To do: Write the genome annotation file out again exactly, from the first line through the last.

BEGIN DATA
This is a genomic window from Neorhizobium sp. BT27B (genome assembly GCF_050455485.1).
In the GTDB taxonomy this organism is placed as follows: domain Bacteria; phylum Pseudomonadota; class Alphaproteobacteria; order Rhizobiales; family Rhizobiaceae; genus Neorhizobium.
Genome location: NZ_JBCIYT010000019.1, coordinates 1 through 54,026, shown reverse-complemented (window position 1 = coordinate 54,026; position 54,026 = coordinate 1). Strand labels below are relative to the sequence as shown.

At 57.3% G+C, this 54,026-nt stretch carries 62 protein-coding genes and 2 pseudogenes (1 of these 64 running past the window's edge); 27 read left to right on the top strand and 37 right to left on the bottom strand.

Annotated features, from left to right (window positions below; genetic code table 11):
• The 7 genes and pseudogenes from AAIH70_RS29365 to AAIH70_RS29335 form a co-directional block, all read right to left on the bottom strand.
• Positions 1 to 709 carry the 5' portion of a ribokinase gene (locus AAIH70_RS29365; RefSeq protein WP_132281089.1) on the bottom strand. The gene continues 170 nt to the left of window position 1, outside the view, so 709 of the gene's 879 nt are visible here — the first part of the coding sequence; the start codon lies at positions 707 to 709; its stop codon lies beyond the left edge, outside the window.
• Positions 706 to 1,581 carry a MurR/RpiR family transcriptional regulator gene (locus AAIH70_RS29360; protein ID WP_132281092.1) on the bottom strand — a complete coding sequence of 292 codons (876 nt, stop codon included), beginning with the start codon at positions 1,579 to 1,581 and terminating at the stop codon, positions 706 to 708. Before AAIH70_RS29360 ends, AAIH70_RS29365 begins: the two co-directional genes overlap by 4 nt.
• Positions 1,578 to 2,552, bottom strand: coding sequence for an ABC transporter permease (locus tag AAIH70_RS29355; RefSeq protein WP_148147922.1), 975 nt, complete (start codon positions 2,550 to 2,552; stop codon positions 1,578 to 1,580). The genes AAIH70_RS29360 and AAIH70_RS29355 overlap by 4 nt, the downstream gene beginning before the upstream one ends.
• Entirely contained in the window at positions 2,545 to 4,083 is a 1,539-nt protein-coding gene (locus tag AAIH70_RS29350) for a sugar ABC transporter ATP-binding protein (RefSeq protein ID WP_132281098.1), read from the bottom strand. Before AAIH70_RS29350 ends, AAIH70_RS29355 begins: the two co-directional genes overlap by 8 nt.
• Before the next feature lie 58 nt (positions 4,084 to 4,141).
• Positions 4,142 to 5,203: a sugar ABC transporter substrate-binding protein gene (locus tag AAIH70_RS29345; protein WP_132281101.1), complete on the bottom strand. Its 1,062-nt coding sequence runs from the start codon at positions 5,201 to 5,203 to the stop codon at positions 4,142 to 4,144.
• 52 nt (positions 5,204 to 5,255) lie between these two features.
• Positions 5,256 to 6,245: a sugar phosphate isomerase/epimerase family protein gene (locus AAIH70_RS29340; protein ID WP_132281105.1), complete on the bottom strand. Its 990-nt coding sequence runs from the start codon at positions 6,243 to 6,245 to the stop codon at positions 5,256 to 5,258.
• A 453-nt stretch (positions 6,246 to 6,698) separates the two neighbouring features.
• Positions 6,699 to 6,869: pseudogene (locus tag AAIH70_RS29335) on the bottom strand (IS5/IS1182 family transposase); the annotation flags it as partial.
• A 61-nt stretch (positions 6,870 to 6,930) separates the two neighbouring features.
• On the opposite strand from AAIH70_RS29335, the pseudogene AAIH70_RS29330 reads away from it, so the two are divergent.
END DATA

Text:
This is a genomic window from Neorhizobium sp. BT27B (genome assembly GCF_050455485.1).
In the GTDB taxonomy this organism is placed as follows: domain Bacteria; phylum Pseudomonadota; class Alphaproteobacteria; order Rhizobiales; family Rhizobiaceae; genus Neorhizobium.
Genome location: NZ_JBCIYT010000019.1, coordinates 1 through 54,026, shown reverse-complemented (window position 1 = coordinate 54,026; position 54,026 = coordinate 1). Strand labels below are relative to the sequence as shown.

At 57.3% G+C, this 54,026-nt stretch carries 62 protein-coding genes and 2 pseudogenes (1 of these 64 running past the window's edge); 27 read left to right on the top strand and 37 right to left on the bottom strand.

Annotated features, from left to right (window positions below; genetic code table 11):
• The 7 genes and pseudogenes from AAIH70_RS29365 to AAIH70_RS29335 form a co-directional block, all read right to left on the bottom strand.
• Positions 1 to 709 carry the 5' portion of a ribokinase gene (locus AAIH70_RS29365; RefSeq protein WP_132281089.1) on the bottom strand. The gene continues 170 nt to the left of window position 1, outside the view, so 709 of the gene's 879 nt are visible here — the first part of the coding sequence; the start codon lies at positions 707 to 709; its stop codon lies beyond the left edge, outside the window.
• Positions 706 to 1,581 carry a MurR/RpiR family transcriptional regulator gene (locus AAIH70_RS29360; protein ID WP_132281092.1) on the bottom strand — a complete coding sequence of 292 codons (876 nt, stop codon included), beginning with the start codon at positions 1,579 to 1,581 and terminating at the stop codon, positions 706 to 708. Before AAIH70_RS29360 ends, AAIH70_RS29365 begins: the two co-directional genes overlap by 4 nt.
• Positions 1,578 to 2,552, bottom strand: coding sequence for an ABC transporter permease (locus tag AAIH70_RS29355; RefSeq protein WP_148147922.1), 975 nt, complete (start codon positions 2,550 to 2,552; stop codon positions 1,578 to 1,580). The genes AAIH70_RS29360 and AAIH70_RS29355 overlap by 4 nt, the downstream gene beginning before the upstream one ends.
• Entirely contained in the window at positions 2,545 to 4,083 is a 1,539-nt protein-coding gene (locus tag AAIH70_RS29350) for a sugar ABC transporter ATP-binding protein (RefSeq protein ID WP_132281098.1), read from the bottom strand. Before AAIH70_RS29350 ends, AAIH70_RS29355 begins: the two co-directional genes overlap by 8 nt.
• Before the next feature lie 58 nt (positions 4,084 to 4,141).
• Positions 4,142 to 5,203: a sugar ABC transporter substrate-binding protein gene (locus tag AAIH70_RS29345; protein WP_132281101.1), complete on the bottom strand. Its 1,062-nt coding sequence runs from the start codon at positions 5,201 to 5,203 to the stop codon at positions 4,142 to 4,144.
• 52 nt (positions 5,204 to 5,255) lie between these two features.
• Positions 5,256 to 6,245: a sugar phosphate isomerase/epimerase family protein gene (locus AAIH70_RS29340; protein ID WP_132281105.1), complete on the bottom strand. Its 990-nt coding sequence runs from the start codon at positions 6,243 to 6,245 to the stop codon at positions 5,256 to 5,258.
• A 453-nt stretch (positions 6,246 to 6,698) separates the two neighbouring features.
• Positions 6,699 to 6,869: pseudogene (locus tag AAIH70_RS29335) on the bottom strand (IS5/IS1182 family transposase); the annotation flags it as partial.
• A 61-nt stretch (positions 6,870 to 6,930) separates the two neighbouring features.
• On the opposite strand from AAIH70_RS29335, the pseudogene AAIH70_RS29330 reads away from it, so the two are divergent.